The Prolonged Wait for Volkswagen Electric Vehicles

By · July 03, 2018

Volkswagen I.D. concept

The Volkswagen I.D. concept is equipped with a 168-horsepower electric motor and provides a range of about 250 miles.

The UK’s Autocar website reported this week that Volkswagen could introduce an all-electric four-door version of its iconic Beetle. The model, if given the green light, would use Volkswagen’s MEB electric-vehicle architecture, the underpinning of an entire line of VW EVs going into production as soon as next year. VW design boss Klaus Bischoff said the company will focus first on electric cars with the highest potential for sales in the next year or two—before deciding on an electric Beetle.

Volkswagen continues to garner headlines for concept and one-off electric vehicles while remaining a marginal player in the current EV market.

In a recent example of marketing hype with limited real-world consequence, a Volkswagen I.D. R electric car in late June traveled to the top of Pikes Peak in 7 minutes, 57.148 seconds—becoming the first car to complete the historic hillclimb race in less than eight minutes. Graham Kozak, the features editor at Autoweek, commented in Automotive News that the I.D. R’s record-setting race at Pikes Peak was “the moment you should have started to take electric vehicles seriously.”

Kozak is coming late to this realization, as nearly 1 million American consumers are now driving plug-in electric vehicles; Chinese drivers could buy more than 1 million electric cars this year alone; and nearly every major automaker is preparing to produce multiple long-range EVs. Kozak has good reason to be skeptical about a mass shift to electrification—based on Volkswagen’s track record of EV hype.

Here We Go Again

It’s been seven years since we reported that Martin Winterkorn, then Volkswagen’s chairman, said, “In the future, the heart of Volkswagen will also beat with electricity.” In that speech from 2011, Winterkorn made an opaque reference to the original Beetle, proclaiming that “Volkswagen is working on the electric car for everyone.” (On May 3, 2018, Winterkorn was criminally indicted on charges of fraud and conspiracy in the emissions cheating scandal.)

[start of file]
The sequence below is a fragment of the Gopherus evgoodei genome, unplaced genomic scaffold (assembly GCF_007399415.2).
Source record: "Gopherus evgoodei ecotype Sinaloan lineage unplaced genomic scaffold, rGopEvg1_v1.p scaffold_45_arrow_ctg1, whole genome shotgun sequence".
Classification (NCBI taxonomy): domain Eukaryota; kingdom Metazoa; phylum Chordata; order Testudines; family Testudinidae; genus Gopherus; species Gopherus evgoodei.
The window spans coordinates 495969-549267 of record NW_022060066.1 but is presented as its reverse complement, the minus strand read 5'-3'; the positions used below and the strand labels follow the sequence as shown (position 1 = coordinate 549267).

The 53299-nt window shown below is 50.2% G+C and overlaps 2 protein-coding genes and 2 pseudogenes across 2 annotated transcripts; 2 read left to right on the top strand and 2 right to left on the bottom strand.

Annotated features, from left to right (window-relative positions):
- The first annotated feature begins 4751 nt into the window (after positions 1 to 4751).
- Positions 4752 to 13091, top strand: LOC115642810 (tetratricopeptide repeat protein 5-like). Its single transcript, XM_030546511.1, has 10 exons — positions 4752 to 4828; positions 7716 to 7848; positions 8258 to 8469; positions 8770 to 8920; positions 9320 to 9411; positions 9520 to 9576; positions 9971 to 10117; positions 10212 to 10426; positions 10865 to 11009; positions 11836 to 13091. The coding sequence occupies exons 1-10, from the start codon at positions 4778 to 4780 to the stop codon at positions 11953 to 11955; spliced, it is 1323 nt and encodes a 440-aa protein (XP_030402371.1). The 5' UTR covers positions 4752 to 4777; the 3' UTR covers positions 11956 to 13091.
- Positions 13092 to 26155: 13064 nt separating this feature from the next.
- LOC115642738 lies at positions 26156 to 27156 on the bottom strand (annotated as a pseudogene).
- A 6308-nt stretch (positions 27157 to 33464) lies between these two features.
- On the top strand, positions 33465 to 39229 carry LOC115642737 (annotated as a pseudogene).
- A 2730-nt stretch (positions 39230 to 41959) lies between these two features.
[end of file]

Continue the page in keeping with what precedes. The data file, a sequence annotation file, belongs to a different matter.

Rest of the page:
Rudolf Krebs, Volkswagen Group chief officer for electric traction, said this in January 2013: “We want to become the leader in electrification.” We were among a group of five journalists that met with Krebs at VW’s Electronics Research Laboratory in Belmont, Calif. where he outlined a plan to produce about a half-dozen plug-in hybrids, each with a range of 35 to 40 miles on a single charge.

Five years later, VW offers the all-electric E-Golf—providing 125 miles of driving range—as well as the Audi A3 e-tron and Porsche Cayenne S E-Hybrid, plug-in hybrids with an all-electric range of 16 and 14 miles respectively. These two vehicles, the only three plug-in models available from VW in the United States, sell in low quantities of a few hundred units per month.

Despite the mismatch between bold proclamations and meager real output, VW continues to assert that multiple long-range electric cars are coming soon.

Volkswagen unveiled its all-electric I.D. Concept at the 2016 Paris Motor Show and its I.D. Crozz crossover concept in Shanghai in April 2017. The four-door I.D. Crozz, displayed in Shanghai, is expected to travel more than 300 miles on a single charge. It is slated for production in 2020.

A year ago, a leaked slide presentation revealed that two more new models would be heading to the US as soon as 2020. The two models, the I.D. Lounge and I.D. AEROe, appeared to be a full-sized SUV and a small hatchback respectively. That would bring the tally of upcoming long-range VW electric vehicles to five. “For us, the three prototypes of this new generation of zero-emission vehicles—I.D., I.D. Buzz and I.D. Crozz—mark the start of a design and technology revolution that is going to change individual mobility and the Volkswagen brand forever,” said Klaus Bischoff, Volkswagen’s design chief, in 2017.

With each new announcement about an innovative future EV from VW—this week about a Beetle-based electric car—plug-in fans and other observers are asked to forget about past announcements that failed to materialize and to believe that Volkswagen will finally deliver on its electric promises.

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